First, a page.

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In: The Reconceptualization of European Union Citizenship
In: Rights of Third-Country Nationals under EU Association Agreements
In: Migration on the Move
In: Irregular Migration and Human Rights: Theoretical, European and International Perspectives
In: Immigration and Criminal Law in the European Union
In: Immigration and Criminal Law in the European Union
In: Immigration and Criminal Law in the European Union
More than a decade has passed since the appearance of the first issue of the European Journal of Migration and Law, which was established to examine the intertwining of issues of law and migration in the EU. This volume has been compiled to celebrate that anniversary. The journal itself is the basis for the book: authors who have written the most significant contributions for the journal on the relevant issues to the Area of Freedom Security and Justice (AFSJ) have revised and updated their articles in light of current developments. These are supplemented with new chapters on issues which have turned out to be particularly important to the development of the field. The success of the journal has demonstrated the need for informed, independent academic research on the changing nature of immigration and asylum in Europe, and this volume too seeks to meet that need. It offers a unqiue and lively collection of essays covering the field of EU immigration and asylum law from a variety of perspectives.
The Legal Measures and Social Consequences of Criminal Law in Member States on Trafficking and Smuggling in Human Beings
This is a study of the legal framework on criminal measures on trafficking and/or smuggling and facilitating illegal entry in six Member States: France, Germany, Italy, the Netherlands, Spain and the UK, and the European Union. This issue is at the nexus of migration and criminal law. The system of criminal law in the Member States is a central part of the balance of the powers of the authorities and the rights of the citizen. The way in which civil liberties of the individual are weighed in comparison with public protection duties by the authorities is in essence a constitutional issue. The treatment of foreigners, in particular as regards their entry onto the territory and residence is not part of the constitutional settlements, but a field governed by state discretion and exceptionalism. The rules and administrative measures regarding entry, residence and expulsion of foreigners is not subject to the same civil liberties guarantees of due process as apply in criminal law.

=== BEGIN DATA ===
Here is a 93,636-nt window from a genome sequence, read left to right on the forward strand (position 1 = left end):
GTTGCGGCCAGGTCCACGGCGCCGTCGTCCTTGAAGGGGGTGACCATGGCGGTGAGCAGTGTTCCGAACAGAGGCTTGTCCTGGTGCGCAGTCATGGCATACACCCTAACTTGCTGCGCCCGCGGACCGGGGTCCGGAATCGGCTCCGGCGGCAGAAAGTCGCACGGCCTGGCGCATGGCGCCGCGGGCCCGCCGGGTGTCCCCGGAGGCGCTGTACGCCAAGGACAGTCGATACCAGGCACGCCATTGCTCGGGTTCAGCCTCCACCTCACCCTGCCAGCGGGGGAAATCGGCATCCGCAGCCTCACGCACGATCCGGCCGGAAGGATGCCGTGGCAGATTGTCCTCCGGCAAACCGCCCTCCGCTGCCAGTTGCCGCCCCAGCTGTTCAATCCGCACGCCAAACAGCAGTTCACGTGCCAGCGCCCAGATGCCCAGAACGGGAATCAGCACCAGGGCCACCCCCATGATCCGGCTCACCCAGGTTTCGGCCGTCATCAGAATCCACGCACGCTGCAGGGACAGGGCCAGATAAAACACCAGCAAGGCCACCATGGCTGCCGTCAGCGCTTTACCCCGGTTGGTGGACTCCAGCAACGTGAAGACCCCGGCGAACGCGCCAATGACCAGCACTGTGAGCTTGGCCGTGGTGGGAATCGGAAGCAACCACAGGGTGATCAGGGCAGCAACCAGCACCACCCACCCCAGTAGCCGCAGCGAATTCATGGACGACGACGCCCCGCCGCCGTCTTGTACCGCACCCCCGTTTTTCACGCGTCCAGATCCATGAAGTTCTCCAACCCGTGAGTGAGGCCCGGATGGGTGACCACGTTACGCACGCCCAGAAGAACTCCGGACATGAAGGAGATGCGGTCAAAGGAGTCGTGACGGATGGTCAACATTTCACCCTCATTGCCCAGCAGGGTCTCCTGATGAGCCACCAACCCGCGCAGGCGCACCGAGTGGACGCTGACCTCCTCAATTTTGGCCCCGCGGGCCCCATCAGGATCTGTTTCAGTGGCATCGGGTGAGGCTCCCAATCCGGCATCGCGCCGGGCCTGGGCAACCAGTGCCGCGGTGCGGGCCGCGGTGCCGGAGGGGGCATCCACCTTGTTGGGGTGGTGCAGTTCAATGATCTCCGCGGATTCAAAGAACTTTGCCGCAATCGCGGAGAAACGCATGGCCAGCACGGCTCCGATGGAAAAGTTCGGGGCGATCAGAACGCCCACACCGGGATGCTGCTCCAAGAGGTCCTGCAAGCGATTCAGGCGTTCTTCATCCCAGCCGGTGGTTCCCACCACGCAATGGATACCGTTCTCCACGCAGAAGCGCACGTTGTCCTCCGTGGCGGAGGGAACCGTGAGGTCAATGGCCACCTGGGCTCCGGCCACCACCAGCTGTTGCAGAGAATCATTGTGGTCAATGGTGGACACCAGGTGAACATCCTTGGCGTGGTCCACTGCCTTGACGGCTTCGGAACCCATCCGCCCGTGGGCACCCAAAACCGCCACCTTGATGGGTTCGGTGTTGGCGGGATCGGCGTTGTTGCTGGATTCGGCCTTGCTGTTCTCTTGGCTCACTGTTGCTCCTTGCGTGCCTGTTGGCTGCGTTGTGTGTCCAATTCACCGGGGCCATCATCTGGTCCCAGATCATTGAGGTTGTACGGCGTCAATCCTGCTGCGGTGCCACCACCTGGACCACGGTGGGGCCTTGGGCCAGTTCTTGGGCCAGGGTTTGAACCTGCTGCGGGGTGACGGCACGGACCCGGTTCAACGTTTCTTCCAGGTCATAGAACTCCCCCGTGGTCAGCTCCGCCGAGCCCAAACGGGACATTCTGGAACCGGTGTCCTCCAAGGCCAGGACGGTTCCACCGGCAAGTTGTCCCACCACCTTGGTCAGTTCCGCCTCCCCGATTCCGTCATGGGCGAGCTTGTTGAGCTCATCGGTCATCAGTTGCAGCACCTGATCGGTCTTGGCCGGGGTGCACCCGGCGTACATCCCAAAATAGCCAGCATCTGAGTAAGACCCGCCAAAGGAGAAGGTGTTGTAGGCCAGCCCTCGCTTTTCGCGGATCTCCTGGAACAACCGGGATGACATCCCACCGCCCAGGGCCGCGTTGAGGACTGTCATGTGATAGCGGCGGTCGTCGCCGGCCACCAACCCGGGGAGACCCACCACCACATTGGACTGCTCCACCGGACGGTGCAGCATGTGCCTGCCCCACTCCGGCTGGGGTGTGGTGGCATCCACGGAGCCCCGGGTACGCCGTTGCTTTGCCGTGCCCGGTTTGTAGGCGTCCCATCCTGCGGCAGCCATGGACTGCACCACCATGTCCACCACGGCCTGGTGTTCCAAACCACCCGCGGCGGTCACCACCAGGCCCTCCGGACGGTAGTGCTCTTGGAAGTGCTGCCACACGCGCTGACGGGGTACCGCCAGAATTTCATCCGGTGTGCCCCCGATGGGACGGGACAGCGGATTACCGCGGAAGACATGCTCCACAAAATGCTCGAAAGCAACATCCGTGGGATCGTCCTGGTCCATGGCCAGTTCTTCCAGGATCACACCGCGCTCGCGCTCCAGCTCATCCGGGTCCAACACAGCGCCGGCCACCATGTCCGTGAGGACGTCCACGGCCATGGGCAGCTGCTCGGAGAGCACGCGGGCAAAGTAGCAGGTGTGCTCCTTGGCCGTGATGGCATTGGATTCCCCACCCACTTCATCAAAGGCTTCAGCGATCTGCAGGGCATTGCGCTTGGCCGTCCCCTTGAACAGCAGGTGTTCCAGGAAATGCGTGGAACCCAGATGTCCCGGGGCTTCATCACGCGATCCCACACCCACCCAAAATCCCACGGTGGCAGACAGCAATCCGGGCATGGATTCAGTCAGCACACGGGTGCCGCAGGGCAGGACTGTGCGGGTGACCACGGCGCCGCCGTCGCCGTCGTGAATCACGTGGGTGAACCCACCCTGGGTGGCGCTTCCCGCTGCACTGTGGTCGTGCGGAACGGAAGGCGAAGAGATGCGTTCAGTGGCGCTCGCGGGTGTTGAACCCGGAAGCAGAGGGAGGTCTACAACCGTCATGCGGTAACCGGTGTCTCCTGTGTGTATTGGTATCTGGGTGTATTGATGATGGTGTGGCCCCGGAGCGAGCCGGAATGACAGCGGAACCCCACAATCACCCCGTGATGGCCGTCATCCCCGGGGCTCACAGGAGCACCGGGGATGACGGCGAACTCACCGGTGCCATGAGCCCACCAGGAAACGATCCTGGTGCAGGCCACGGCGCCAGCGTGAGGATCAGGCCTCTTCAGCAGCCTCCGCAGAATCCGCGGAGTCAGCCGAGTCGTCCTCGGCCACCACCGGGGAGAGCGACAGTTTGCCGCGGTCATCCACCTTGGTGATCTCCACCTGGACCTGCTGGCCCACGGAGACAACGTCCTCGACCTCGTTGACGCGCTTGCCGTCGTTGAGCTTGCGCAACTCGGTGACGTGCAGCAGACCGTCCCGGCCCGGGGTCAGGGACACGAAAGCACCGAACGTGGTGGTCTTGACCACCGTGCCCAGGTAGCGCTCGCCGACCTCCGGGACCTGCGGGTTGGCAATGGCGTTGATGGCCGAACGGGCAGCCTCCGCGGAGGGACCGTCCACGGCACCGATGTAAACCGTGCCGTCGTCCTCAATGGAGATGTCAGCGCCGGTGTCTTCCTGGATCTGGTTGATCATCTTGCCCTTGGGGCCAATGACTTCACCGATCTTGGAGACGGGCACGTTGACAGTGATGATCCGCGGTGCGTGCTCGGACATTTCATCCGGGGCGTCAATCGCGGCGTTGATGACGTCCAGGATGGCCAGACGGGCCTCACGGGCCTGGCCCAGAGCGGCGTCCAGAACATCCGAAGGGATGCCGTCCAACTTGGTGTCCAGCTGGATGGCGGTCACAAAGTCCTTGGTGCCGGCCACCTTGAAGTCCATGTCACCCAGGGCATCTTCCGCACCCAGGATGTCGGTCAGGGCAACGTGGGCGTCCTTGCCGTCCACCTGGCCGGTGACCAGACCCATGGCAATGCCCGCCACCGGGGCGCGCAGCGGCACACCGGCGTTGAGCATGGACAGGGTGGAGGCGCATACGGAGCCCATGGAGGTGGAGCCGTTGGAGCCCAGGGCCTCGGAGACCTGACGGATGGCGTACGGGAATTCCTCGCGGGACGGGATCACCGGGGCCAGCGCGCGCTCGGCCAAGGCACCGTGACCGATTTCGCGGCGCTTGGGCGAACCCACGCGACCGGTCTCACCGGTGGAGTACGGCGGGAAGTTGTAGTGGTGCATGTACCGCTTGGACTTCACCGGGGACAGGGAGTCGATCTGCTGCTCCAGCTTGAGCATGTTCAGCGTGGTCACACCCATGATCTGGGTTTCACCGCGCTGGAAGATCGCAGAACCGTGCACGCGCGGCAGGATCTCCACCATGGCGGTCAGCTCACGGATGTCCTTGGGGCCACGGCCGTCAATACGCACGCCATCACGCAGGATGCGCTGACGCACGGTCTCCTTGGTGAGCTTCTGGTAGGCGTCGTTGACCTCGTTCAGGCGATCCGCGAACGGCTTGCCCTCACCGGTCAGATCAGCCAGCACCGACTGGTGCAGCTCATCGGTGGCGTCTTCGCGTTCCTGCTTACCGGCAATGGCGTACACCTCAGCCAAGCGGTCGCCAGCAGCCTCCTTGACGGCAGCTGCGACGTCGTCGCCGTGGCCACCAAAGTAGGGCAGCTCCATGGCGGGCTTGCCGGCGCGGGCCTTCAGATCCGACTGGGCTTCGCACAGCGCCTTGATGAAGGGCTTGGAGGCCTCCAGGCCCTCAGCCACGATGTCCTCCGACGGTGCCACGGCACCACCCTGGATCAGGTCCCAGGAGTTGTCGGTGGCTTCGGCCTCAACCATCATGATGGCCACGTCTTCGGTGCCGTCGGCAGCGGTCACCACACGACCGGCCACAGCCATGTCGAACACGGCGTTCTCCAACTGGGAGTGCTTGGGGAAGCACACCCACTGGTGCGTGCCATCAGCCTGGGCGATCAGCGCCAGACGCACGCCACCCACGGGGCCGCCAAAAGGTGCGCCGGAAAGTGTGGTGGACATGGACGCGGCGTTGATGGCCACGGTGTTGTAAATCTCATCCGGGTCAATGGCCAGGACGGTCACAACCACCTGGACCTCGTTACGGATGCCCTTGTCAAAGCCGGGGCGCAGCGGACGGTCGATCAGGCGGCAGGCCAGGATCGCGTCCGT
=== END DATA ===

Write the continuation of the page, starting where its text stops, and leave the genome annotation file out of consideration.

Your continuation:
This comparative study examines how, in each Member State, the insertion of immigration into criminal law takes place. Do the rules of criminal law in respect of due process take precedence over the lower evidential and procedural requirements which are applied in the field of immigration? How does the criminal justice system deal with this new field where central constitutional issues are not present? There are two levels on which the insertion of immigration into criminal law takes place – the legal and the social. This book deals with both. On the one hand it looks at the laws and the court decisions on criminal trials in respect of immigrants for immigration related offences, on the other hand it looks at how the society (political actors, media, interest groups etc) discuss and develop this issue.
This book is designed for policymakers, academics, students and activists concerned about the European Union.